Group claims US soldier killings

Suicide car bomb in Diyala is the deadliest single attack on US forces since 2005.

    Attacks in Baghdad continued on Tuesday [AFP]
    Diyala province has emerged as one of the most violent parts of Iraq after al-Qaeda fighters were pushed out of western Iraq and Baghdad by US and Iraqi forces.
     
    Lieutenant-Colonel Christopher Garver, a US military spokesman, said: "We have seen a lot of recent attacks up in Diyala."
     
    The attack on Monday was the bloodiest since December 1, 2005, when 10 US marines were killed and 11 wounded by a roadside bomb on the outskirts of the town of Falluja.
     
    New attacks
     
    Tens of thousands of extra US and Iraqi troops have been deployed in Baghdad since February as part of the security crackdown.
     
    Another US soldier was killed by a roadside bomb in the Diyala town of Muqdadiya on the same day, according to the US military.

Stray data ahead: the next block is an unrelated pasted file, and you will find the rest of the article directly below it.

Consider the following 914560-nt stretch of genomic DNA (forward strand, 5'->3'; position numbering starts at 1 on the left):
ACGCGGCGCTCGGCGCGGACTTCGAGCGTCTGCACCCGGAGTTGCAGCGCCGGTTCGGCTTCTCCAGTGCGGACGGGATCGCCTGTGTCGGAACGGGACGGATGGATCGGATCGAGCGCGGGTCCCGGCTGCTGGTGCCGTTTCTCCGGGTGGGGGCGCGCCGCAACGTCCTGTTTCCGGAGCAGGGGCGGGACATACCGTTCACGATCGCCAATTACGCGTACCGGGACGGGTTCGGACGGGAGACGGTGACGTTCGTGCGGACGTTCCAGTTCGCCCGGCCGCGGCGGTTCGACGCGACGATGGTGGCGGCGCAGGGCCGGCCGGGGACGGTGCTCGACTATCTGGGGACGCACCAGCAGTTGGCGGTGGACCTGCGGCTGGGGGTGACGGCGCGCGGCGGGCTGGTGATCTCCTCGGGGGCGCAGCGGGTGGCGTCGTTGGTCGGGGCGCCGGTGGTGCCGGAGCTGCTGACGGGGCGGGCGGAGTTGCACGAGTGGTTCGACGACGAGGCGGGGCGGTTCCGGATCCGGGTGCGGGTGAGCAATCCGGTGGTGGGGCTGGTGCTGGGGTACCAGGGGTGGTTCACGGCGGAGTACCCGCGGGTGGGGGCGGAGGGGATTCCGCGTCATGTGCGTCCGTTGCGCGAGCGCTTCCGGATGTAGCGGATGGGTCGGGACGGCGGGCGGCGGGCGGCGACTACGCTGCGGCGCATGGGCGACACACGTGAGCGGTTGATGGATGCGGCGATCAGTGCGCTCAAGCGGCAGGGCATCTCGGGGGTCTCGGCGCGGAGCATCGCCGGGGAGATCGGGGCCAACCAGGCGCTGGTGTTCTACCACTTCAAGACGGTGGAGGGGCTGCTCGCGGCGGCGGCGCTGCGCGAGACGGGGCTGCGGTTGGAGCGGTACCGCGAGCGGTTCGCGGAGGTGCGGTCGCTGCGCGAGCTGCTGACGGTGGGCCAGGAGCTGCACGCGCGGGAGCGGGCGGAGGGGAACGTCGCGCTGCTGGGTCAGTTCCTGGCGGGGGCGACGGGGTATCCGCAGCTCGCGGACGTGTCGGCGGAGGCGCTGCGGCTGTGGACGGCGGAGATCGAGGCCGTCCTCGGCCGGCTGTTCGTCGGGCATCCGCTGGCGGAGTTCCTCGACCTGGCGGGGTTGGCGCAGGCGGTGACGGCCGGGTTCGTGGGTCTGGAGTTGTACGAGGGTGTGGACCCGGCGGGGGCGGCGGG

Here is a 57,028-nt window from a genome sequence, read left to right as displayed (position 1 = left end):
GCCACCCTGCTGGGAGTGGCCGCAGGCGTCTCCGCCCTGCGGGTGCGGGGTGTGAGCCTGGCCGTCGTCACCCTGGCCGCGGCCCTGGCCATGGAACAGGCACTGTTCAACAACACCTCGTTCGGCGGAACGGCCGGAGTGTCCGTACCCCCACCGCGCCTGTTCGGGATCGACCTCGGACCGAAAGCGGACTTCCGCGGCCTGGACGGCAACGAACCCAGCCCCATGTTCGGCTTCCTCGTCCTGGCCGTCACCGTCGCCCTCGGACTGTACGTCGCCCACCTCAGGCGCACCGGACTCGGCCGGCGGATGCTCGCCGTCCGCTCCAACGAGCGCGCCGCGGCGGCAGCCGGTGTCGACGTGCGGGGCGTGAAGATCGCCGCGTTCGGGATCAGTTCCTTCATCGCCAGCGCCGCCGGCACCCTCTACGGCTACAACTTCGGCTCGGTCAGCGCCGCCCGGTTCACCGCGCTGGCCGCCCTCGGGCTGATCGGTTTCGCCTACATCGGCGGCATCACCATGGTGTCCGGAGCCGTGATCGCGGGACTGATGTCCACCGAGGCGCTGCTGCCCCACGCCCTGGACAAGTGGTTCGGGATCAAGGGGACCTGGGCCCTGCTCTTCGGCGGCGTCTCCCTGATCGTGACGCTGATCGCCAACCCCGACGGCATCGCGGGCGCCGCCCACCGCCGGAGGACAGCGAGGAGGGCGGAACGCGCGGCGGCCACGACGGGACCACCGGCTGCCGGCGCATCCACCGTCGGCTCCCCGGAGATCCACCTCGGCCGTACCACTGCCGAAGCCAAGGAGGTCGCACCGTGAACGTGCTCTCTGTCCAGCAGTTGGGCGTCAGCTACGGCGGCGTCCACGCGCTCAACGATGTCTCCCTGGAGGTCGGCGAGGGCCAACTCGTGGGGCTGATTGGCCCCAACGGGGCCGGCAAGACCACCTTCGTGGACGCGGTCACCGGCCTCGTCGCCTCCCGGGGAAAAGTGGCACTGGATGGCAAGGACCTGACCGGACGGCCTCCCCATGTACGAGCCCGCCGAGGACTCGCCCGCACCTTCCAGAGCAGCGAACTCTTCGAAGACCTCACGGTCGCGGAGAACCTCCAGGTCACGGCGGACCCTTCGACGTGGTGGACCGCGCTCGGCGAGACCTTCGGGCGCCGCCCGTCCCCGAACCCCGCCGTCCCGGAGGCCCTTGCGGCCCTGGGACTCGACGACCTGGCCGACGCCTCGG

In a separate attack on Monday, a suicide car bomber struck a gathering of senior police officials in Baquba, killing 10 policemen, including the city's police chief.
     
    Raad Hameed al-Mula Jowad al-Tamimi, Diyala's governor, said: "This will not deter the work of the honourable and dedicated to bring about security, peace and prosperity."
     
    Surge in bombings
     
    The US plan to send 30,000 additional troops has reduced the number of sectarian murders in the capital, but there has been a surge in car bombings inside and outside Baghdad.
     
    Ryan Crocker, the US ambassador to Iraq, in his first news conference since arriving in Baghdad, said he had been in discussions with the Iraqi government and US officials on how to "take apart" the car bomb cells which have defied the crackdown.
     
    A wave of up to 15 explosions resounded in Baghdad before dawn on Tuesday, apparently coming from the city's outskirts.
     
    Two more car bombs also exploded on Tuesday in a Baghdad car park outside the Iranian embassy and several Iraqi government buildings.

    SOURCE: Agencies


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